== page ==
Endurance, Conformity and Serenity in the Poems of W. H. Auden En...

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Endurance, Conformity and Serenity in the Poems of W. H. Auden Endurance, Conformity and Serenity in the Poems of W. H. Auden Edurance, Confirmity and Serinity in the Poems of W. H. Auden

By | March 2010
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Endurance, Conformity and Serenity in the Poems of W. H. Auden
By the time W. H. Auden ushers in the last phase of his poetry covering from1947 to1973 he had been in the avtumn of his life. The old age brings a change in his outlook .He seems to be in conformity with the existing situations resulting in endurance and serenity. In fact he has now come to know that the life of man is beyond control. He is indeed well known for his portrayal of man and milieu. He is not a poseur. He wants to diagnose the indispositions and prescribe a cure because of being aware of the problems of man. He wants that if man commits a sin, he must confess it. To his mind, freedom lies in the recognition of sinfulness. Man can redeem himself only by a humble confession of it anxiety and disappointment by bringing stoicism, equanimity and aplomb. "The age of Anxiety" for which W.H. Auden was awarded Pulitzer Prize delineates the wretched human condition. Four characters presented in this poem suffer from anxiety. Auden underlines the need of patient resolution to get rid of gloom and doom. He asserts to make "a secret resolve to banish /such gloomy reflection and become, /or at least appear carefree and cheerful."1 In "Epistle to a Godson" Auden's endurance and serenity is well seen. The last stanza of the poem is the gist:"Be glad your being in unnecessary/Then turn your toes out as you walk, dear,/And remember who you are, a Spender.''2 His poem "Bucolics" is a nice example of endurance and serenity. He calls upon to rejoice divine creation even in dilemmas.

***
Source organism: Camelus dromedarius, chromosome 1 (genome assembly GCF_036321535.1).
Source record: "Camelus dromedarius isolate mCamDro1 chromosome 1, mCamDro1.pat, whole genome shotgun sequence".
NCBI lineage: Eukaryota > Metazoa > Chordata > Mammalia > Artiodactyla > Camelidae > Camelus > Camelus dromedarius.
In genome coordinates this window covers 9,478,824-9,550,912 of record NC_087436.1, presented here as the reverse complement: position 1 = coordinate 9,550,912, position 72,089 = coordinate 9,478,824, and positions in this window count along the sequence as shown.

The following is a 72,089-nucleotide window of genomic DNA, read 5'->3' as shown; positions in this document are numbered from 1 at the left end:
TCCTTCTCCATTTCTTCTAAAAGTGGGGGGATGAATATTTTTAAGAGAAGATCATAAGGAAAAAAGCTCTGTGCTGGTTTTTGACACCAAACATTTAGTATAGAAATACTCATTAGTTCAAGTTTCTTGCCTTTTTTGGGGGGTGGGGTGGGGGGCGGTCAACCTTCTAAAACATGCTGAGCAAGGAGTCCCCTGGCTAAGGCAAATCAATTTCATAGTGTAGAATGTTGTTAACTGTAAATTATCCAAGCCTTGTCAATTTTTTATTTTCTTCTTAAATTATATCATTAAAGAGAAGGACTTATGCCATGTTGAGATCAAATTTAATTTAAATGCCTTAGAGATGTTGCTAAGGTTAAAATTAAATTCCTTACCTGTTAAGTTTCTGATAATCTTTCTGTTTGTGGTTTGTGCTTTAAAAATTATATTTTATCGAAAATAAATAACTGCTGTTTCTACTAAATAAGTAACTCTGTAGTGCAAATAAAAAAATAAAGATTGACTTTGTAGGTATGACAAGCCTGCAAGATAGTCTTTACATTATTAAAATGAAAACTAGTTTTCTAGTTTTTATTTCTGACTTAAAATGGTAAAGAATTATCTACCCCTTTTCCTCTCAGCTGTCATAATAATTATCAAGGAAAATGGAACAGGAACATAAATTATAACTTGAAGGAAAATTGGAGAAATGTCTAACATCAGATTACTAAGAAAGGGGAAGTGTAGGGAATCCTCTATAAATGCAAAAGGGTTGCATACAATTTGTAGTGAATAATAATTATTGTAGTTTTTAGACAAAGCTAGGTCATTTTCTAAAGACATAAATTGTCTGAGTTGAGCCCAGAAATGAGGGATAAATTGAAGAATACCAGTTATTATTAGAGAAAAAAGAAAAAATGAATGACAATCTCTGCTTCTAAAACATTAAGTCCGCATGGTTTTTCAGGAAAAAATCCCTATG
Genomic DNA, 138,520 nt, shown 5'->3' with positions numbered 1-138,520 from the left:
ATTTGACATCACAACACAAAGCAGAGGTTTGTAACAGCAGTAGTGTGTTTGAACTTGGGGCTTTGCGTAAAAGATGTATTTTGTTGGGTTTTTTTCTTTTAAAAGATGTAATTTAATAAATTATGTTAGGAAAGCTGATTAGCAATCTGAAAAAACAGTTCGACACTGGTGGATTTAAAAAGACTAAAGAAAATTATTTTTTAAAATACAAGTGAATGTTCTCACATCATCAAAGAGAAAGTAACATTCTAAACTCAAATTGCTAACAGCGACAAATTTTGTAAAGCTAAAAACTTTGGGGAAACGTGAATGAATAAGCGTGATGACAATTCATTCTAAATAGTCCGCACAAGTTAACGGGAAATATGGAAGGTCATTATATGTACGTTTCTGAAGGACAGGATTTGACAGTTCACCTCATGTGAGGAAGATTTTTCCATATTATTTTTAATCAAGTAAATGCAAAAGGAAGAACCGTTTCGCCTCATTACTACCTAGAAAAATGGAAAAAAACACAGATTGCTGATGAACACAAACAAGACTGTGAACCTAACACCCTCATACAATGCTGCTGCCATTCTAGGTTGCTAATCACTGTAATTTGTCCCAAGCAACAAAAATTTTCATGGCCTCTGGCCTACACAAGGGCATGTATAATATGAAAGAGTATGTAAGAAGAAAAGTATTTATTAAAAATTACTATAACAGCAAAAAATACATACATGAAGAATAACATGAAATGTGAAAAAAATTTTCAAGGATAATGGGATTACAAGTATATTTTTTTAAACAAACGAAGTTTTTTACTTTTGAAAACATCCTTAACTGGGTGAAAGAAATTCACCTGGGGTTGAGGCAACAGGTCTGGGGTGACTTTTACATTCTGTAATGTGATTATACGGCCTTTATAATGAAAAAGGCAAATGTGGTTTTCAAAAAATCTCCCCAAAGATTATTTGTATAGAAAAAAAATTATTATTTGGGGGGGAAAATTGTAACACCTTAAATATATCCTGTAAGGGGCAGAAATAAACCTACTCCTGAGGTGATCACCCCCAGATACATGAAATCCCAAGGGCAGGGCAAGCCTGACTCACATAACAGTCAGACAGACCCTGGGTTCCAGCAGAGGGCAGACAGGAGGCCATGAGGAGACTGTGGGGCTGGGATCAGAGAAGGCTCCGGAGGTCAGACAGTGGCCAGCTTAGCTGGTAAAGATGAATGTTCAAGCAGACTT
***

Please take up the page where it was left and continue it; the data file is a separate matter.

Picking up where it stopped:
Let him feel you present,
That every verbal rite
May be fittingly done,
And done in anamnesis
Of what is excellent
Yet a visible creature
Earth, Sky, a few dear names.3...

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